What is in Melinda's Backpack?

“Dora and her backpack” is how the Child Life Specialists are lovingly referred to by some of the Ambulatory Surgery staff. And what a treasure trove of wonders that backpack and the Child Life Specialists are. Like a magician’s hat, the backpack seems almost bottomless. Melinda Rowe, Child Life Specialist, took time to share just what is in the backpack and how it serves to educate, entertain and distract when children come to TMC for Children for ambulatory surgery.

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Ambulatory surgery typically does not include an overnight stay at the hospital, but any surgery can still be daunting and downright scary for a child who may have never even been in a hospital before. The Child Life Specialists and Ambulatory Surgery staff work together to make child and family feel supported and to help the child feel some sense of control over what is happening to them. As Melinda begins to unpack the little Tomas the Turtle backpack it becomes clear just how much thought goes into supporting all pediatric patients. From toddler to teen, that backpack holds something for everyone, to educate, to empower, to comfort:

  • Surgery/Shadow Buddies provide an opportunity to practice medical play, and familiarize the child with some basic procedures. The Shadow Buddy can be a focal point for projection of emotions or a distraction as the child decorates. Best still, the Shadow Buddy can accompany the child into surgery – sometimes just that little bit of comfort can make the difference.
  • Toy doctor’s kit -Preschoolers or grade school children use the toy doctor’s kit in play to learn what is going to be happening and feel some empowerment.
  • Tubes, IV equipment etc – Older children use actual equipment in conjunction with their Shadow Buddy to gain some control and understanding over procedures and equipment.
  • Masks, like the masks the grade school and younger children will use to “sleep”, can be demonstrated on their own Tomas the Turtle or Shadow Buddy, and the child can choose the flavor of the gas.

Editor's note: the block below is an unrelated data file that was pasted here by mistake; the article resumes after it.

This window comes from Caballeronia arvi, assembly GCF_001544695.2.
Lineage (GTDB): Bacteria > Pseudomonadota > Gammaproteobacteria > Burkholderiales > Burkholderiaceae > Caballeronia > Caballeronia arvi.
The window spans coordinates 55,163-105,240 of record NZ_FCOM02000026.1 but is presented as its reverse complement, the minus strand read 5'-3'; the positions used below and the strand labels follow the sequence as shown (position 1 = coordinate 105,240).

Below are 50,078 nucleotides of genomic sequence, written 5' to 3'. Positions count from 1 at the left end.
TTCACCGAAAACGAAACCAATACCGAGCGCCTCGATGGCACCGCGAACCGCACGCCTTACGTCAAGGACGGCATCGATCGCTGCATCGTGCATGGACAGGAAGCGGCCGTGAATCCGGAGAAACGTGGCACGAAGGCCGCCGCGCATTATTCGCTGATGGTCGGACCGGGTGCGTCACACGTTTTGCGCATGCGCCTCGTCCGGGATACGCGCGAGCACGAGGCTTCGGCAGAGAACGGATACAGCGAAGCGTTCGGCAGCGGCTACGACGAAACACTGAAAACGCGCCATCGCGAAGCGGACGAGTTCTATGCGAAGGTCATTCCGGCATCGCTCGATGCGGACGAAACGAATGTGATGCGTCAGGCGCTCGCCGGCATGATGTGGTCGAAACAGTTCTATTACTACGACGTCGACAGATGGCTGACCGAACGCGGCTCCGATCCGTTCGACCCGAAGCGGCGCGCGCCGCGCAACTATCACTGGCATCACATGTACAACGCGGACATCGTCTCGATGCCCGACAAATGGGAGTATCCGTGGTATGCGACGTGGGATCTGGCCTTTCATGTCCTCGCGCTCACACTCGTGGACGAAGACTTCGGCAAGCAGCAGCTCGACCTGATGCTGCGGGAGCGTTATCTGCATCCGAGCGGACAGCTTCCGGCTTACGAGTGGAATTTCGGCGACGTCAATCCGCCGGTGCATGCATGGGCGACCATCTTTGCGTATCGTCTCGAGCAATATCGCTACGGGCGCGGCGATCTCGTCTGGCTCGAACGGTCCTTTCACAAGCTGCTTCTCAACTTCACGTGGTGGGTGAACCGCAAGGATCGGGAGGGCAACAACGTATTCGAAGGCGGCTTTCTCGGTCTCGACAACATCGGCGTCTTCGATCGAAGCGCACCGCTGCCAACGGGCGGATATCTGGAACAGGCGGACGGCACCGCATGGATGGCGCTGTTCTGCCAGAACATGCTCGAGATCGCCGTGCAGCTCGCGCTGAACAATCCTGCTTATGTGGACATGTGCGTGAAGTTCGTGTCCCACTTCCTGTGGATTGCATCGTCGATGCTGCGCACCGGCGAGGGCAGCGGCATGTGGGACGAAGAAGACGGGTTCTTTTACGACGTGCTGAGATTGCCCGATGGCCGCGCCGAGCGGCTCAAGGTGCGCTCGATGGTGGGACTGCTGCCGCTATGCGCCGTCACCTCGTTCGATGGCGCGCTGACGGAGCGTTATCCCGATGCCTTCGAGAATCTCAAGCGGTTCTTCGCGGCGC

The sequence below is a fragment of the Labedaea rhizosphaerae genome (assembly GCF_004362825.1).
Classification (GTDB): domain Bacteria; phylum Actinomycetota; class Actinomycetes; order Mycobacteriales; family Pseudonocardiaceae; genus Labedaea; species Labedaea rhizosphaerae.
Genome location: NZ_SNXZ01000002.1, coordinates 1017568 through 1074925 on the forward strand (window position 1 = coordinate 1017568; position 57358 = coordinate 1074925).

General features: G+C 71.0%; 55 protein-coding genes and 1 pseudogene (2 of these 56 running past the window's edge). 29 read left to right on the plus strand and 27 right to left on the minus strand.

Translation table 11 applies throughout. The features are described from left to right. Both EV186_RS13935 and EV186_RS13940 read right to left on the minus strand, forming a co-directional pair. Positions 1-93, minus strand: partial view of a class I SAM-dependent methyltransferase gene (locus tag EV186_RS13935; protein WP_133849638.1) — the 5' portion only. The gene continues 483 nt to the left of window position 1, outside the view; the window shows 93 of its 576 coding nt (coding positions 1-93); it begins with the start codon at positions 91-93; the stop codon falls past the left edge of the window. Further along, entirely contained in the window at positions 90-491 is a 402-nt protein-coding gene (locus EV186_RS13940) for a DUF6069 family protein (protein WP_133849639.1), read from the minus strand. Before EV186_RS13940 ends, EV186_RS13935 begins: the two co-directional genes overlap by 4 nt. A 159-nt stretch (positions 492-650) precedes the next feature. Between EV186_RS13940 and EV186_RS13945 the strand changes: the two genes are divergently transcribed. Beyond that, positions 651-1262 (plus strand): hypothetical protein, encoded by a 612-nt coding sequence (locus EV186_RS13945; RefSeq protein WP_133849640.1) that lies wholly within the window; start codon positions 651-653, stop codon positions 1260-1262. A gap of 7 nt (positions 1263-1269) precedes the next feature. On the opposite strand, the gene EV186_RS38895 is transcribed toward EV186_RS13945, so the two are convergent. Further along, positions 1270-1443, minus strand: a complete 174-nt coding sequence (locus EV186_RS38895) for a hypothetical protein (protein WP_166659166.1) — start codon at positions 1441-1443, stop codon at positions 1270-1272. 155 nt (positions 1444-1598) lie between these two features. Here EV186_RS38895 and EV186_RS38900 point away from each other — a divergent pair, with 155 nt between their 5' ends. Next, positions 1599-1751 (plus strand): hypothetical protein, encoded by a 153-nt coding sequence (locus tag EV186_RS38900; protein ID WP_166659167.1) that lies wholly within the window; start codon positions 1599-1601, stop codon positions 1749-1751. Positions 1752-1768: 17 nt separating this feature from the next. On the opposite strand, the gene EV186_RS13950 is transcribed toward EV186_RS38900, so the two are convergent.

• Markers and stickers are used both in medical play and for distraction
  • The iPad is used to provide a quick virtual tour of the stages from intake, operating room, to surgery, and as a distractor, who doesn’t love an iPad?
  • Bubbles are a superb way to capture a young child’s attention
  • A pack of cards can help while away that time before surgery begins
  • Tomas the Turtle can be a comfort, a memento, and a model for medical play.
  • Buzzy Bee uses cold and vibration to reduce pain when IVs are placed
  • Camera for that all important pre-surgery shot.

Melinda packs it all back into the little backpack and, as she does, explains the procedures for maintaining infection control, because while it all seems so straight forward, each item must be wiped down and disinfected in between uses all but the Shadow Buddies and Tomas the Turtle or the stickers that go with the patient.

Melinda shares that it often helps the child if they visit TMC prior to the surgery. The tour takes only 10-15 minutes and is free. During the tour, both family and child are encouraged to ask questions. You can schedule a tour by calling 324-5370. You can also find more information about when to talk to your child about their upcoming surgery here, a step by step description of the general procedures you can read to your young child here, and a more general parent’s guide to ambulatory surgery here. 

Dora Melinda pulls her backpack on ready to empower, educate and comfort the next child who visits Ambulatory Surgery. Thank you Melinda.